Colahan moves into the new position having served as president of the Australasia region since joining BHSI in February 2015. Prior to that, he was at RSA for nearly a decade, most recently serving as its Asia CEO. His new role will be based in London.
As such, BHSI has drafted in Mark Lingafelter to assume responsibility for the BHSI Australasia region from Colahan. Lingafelter joins from QBE, where he was most recently CUO for Asia Pacific. Before that, he spent more than 11 years as managing director at Chubb Insurance Company of Australia.
The move comes after former president and CEO of UK and Southern Europe, Tom Bolt, left BHSI to join AIG as its new general insurance CUO at the beginning of the year.
Commenting on the announcement, BHSI president and CEO Peter Eastwood said: “With more than 30 years of experience in the global insurance market, Mark is well qualified to lead our ongoing profitable growth in Australia and New Zealand. Chris has been a superb leader of BHSI in Australasia, and we look forward to adding his energy and expertise to our expanding European team and operations.”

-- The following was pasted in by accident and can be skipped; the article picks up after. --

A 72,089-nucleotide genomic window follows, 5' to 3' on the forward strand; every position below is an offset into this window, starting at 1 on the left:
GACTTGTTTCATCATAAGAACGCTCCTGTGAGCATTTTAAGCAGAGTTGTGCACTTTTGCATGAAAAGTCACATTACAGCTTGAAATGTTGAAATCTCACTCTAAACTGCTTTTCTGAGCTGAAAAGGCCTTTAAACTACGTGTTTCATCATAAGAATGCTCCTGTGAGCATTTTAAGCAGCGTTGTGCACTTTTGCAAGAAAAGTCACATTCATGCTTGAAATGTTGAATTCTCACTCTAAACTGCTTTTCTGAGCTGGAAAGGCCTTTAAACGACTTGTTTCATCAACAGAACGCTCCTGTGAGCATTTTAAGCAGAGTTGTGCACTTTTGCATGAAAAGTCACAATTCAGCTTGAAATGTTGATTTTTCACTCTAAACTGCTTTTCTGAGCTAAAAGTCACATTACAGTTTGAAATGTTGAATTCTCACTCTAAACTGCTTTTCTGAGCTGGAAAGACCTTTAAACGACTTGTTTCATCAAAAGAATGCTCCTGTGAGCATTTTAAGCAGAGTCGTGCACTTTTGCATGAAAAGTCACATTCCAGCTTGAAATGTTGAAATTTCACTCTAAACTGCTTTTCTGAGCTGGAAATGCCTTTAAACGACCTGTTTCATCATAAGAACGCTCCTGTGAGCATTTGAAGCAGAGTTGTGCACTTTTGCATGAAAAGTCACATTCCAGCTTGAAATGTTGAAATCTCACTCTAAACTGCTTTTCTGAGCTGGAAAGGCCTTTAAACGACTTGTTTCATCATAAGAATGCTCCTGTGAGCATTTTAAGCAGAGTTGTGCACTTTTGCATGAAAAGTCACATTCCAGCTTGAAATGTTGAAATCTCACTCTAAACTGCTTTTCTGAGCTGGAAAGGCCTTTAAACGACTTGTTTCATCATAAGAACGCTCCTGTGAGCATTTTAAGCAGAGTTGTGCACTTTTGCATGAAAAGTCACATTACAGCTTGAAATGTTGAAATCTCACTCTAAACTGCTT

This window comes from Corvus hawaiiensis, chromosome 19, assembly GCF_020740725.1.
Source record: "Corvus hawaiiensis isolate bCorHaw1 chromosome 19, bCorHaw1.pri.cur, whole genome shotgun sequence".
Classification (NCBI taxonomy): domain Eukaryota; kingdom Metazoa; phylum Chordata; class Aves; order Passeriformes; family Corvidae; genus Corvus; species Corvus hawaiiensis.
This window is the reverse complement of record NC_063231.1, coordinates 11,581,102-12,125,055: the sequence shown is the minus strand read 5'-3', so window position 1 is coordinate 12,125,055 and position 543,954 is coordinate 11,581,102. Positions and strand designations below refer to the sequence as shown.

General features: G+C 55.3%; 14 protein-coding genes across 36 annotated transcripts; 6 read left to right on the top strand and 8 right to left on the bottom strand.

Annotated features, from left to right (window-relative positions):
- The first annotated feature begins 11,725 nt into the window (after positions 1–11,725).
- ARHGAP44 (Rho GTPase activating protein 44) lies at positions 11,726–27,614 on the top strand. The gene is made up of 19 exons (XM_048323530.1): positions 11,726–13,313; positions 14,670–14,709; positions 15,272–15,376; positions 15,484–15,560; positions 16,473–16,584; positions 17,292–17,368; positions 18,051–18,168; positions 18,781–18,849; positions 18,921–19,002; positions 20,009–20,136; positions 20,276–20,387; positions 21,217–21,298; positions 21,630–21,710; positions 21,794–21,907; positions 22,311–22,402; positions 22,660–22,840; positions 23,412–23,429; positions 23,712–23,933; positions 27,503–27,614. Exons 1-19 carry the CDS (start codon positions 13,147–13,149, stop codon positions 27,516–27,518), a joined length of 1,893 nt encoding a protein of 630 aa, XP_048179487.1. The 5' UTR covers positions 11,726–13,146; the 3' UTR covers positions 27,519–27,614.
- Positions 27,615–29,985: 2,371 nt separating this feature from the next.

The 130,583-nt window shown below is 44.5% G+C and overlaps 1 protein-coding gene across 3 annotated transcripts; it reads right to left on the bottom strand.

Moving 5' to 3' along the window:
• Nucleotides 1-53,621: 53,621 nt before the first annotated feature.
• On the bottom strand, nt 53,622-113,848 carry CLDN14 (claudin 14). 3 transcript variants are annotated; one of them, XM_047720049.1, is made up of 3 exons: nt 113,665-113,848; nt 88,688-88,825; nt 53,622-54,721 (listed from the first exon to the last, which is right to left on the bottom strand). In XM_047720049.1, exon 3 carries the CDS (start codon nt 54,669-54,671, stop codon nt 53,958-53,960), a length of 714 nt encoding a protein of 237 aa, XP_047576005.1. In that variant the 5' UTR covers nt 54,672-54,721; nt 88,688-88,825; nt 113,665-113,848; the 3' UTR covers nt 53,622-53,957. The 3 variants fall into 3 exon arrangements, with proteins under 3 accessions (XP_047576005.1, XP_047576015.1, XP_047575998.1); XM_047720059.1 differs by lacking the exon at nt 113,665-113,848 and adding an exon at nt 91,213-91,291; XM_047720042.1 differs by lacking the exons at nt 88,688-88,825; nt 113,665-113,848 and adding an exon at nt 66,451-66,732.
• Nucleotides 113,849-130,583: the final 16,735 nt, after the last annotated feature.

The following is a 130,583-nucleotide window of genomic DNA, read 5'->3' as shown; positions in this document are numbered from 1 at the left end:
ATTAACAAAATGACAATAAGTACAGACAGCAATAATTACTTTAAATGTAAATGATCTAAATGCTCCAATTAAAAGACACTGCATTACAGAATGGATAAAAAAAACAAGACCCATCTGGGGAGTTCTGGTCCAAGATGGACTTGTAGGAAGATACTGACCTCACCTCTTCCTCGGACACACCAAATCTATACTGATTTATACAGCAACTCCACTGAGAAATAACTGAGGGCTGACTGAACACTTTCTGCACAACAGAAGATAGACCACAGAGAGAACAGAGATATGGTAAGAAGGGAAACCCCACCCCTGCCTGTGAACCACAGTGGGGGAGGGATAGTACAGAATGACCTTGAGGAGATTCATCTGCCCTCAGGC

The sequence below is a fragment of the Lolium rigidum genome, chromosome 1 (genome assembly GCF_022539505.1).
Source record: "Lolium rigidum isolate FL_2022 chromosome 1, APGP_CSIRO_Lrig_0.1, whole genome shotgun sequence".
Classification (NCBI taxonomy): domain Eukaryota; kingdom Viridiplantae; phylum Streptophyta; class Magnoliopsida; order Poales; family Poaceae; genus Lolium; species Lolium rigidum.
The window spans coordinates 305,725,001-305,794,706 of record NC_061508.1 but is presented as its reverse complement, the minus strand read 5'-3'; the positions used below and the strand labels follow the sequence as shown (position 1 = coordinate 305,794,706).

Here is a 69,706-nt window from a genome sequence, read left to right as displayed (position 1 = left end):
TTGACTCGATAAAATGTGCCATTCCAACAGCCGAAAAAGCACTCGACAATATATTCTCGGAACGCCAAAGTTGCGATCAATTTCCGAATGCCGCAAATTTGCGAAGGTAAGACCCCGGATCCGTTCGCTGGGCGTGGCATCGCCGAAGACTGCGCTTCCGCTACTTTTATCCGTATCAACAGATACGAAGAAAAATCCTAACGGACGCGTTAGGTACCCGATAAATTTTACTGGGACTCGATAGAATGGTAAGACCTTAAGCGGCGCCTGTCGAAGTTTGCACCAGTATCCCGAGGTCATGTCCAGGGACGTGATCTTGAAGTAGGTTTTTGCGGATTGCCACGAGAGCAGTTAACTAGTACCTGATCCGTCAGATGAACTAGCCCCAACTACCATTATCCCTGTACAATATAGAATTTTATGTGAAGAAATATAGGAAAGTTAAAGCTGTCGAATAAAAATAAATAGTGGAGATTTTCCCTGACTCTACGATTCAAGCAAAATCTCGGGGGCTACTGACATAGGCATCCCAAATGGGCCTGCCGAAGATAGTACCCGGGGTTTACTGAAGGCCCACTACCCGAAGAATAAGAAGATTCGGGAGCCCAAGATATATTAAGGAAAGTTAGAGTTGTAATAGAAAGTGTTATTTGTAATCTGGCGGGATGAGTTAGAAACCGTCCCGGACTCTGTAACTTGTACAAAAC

Peak Re names Japan representative
Peak Re has appointed Satoshi Ichihara as chief representative of Japan to support the Hong Kong reinsurer’s growth in the country.
Ichihara was most recently Catlin’s chief representative in Japan before which he served several roles at Mitsui Sumitomo Insurance.
Peak Re said that the appointment demonstrates its “solid commitment to this key market”.
Peak Re CEO Franz Josef Hahn said: “It is a great pleasure to announce the appointment of Mr. Satoshi Ichihara as chief representative of Peak Re in Japan.
“Ichihara San brings extensive experience to the position. He will help us to further broaden and deepen our relationships with clients in Japan. We will continue to offer strong support and service to the Japan market and grow with our partners into the future.”